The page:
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ENTERTAINMENT
June 28, 1994 | Rick Du Brow
Eyebrows were raised in the TV industry when ABC signed Steven Bochco to a 10-series deal in 1987. For one thing, most producers fail more than they succeed--it's the nature of TV. For another, Bochco was best known for the most expensive kind of shows--hourlong dramas such as "Hill Street Blues" and "L.A. Law"--so ABC's financial risk was even greater.
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ENTERTAINMENT
June 28, 1994 | Rick Du Brow
Eyebrows were raised in the TV industry when ABC signed Steven Bochco to a 10-series deal in 1987. For one thing, most producers fail more than they succeed--it's the nature of TV. For another, Bochco was best known for the most expensive kind of shows--hourlong dramas such as "Hill Street Blues" and "L.A. Law"--so ABC's financial risk was even greater.
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ENTERTAINMENT
December 24, 1989 | RICK DU BROW
With two groundbreaking series, "Hill Street Blues" and "L.A. Law," producer Steven Bochco took TV drama in new directions in the 1980s, broke taboos, liberated the storytelling form and had a major impact on film making. "Hill Street Blues" had the most influence. Created by Bochco and Michael Kozoll, it came about when Fred Silverman, then president of hard-pressed NBC, approached them to create a different kind of cop show. In 1981, "Hill Street Blues" exploded into the public consciousness and became the rock on which NBC built its climb to the top. "Hill Street Blues" was a fast-moving, ensemble show that mixed drama with comedy touches as it interwove multiple stories of the personal and professional lives of big-city cops with blunt, gritty, often shocking realism.
ENTERTAINMENT
December 24, 1989 | RICK DU BROW
With two groundbreaking series, "Hill Street Blues" and "L.A. Law," producer Steven Bochco took TV drama in new directions in the 1980s, broke taboos, liberated the storytelling form and had a major impact on film making. "Hill Street Blues" had the most influence. Created by Bochco and Michael Kozoll, it came about when Fred Silverman, then president of hard-pressed NBC, approached them to create a different kind of cop show. In 1981, "Hill Street Blues" exploded into the public consciousness and became the rock on which NBC built its climb to the top. "Hill Street Blues" was a fast-moving, ensemble show that mixed drama with comedy touches as it interwove multiple stories of the personal and professional lives of big-city cops with blunt, gritty, often shocking realism.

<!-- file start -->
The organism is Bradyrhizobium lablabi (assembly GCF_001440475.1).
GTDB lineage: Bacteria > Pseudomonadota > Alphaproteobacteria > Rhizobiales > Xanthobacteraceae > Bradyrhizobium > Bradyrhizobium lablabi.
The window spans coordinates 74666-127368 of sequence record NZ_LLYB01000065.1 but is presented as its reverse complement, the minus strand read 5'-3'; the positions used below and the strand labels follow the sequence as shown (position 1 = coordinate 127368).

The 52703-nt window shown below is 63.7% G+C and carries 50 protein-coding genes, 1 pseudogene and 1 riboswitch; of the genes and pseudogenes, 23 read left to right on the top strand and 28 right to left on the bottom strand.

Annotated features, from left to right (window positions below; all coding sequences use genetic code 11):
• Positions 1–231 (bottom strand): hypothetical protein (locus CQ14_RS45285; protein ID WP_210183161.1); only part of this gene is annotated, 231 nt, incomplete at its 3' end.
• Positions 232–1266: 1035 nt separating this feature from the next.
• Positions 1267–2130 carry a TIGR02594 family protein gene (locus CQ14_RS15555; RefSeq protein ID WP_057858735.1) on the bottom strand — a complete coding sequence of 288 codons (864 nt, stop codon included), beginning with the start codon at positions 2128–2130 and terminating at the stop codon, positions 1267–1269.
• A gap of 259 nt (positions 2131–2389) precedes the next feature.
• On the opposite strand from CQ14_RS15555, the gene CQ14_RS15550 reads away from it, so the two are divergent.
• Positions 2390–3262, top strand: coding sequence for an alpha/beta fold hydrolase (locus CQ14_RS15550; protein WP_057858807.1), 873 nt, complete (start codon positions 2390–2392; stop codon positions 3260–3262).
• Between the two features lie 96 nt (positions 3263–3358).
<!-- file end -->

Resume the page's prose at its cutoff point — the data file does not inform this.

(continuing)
ENTERTAINMENT
March 15, 1987
When I moved to Los Angeles several years ago, I vowed never to pay for the chance to act or be seen. But now that I've read that Barbara Claman is qualified to teach nursery school, and Steven Bocho is concerned about the struggling actor's tax return, I just can't figure out what I was afraid of. Who needs professional integrity? Heck, who needs talent? Just find me a full checking account and let's see who I can buy this week. STEVE BRADY Los Angeles
NEWS
December 16, 1990
I cannot believe "Cop Rock" is going off the air. It is the most original, exciting program to come along in years and ABC is not giving it a chance. Everyone complains about programs being the same old thing. No one wants to chance a new format. Yet a proven winner like Steven Bocho gives us a new "Hill Street Blues" with great music and stories and it's given only a token try. Come on ABC. . . don't let originality die in TV. Dick Tucker, Newport Beach
ENTERTAINMENT
November 9, 1994 | GREG BRAXTON
Television viewers called the cops last week, as ABC's "NYPD Blue" and CBS' revival of "Cagney & Lacey" scored huge numbers, according to the weekly A.C. Nielsen report released Tuesday. The No. 4 ranking of the gritty police drama helped ABC to another win in the weekly race among the four networks. David Caruso's departure last Tuesday propelled the program to its highest rating in its two seasons.
CALIFORNIA | LOCAL
December 23, 1993 | DAVID J. FOX, TIMES STAFF WRITER
Director Steven Spielberg's "Schindler's List" and New Zealand director Jane Campion's "The Piano," both widely lauded by film critics, led the 51st annual Golden Globe Awards nominations announced Wednesday. Each film is nominated in six categories.
ENTERTAINMENT
July 29, 1988
Here are nominees for the 40th annual Emmy Awards, announced Thursday by the Academy of Television Arts & Sciences: COMEDY SERIES: "Cheers," NBC; "Frank's Place," CBS; "The Golden Girls," NBC; "Night Court," NBC; "The Wonder Years," ABC. DRAMA SERIES: "Beauty and the Beast," CBS; "L.A. Law," NBC; "St. Elsewhere," NBC; "thirtysomething," ABC.
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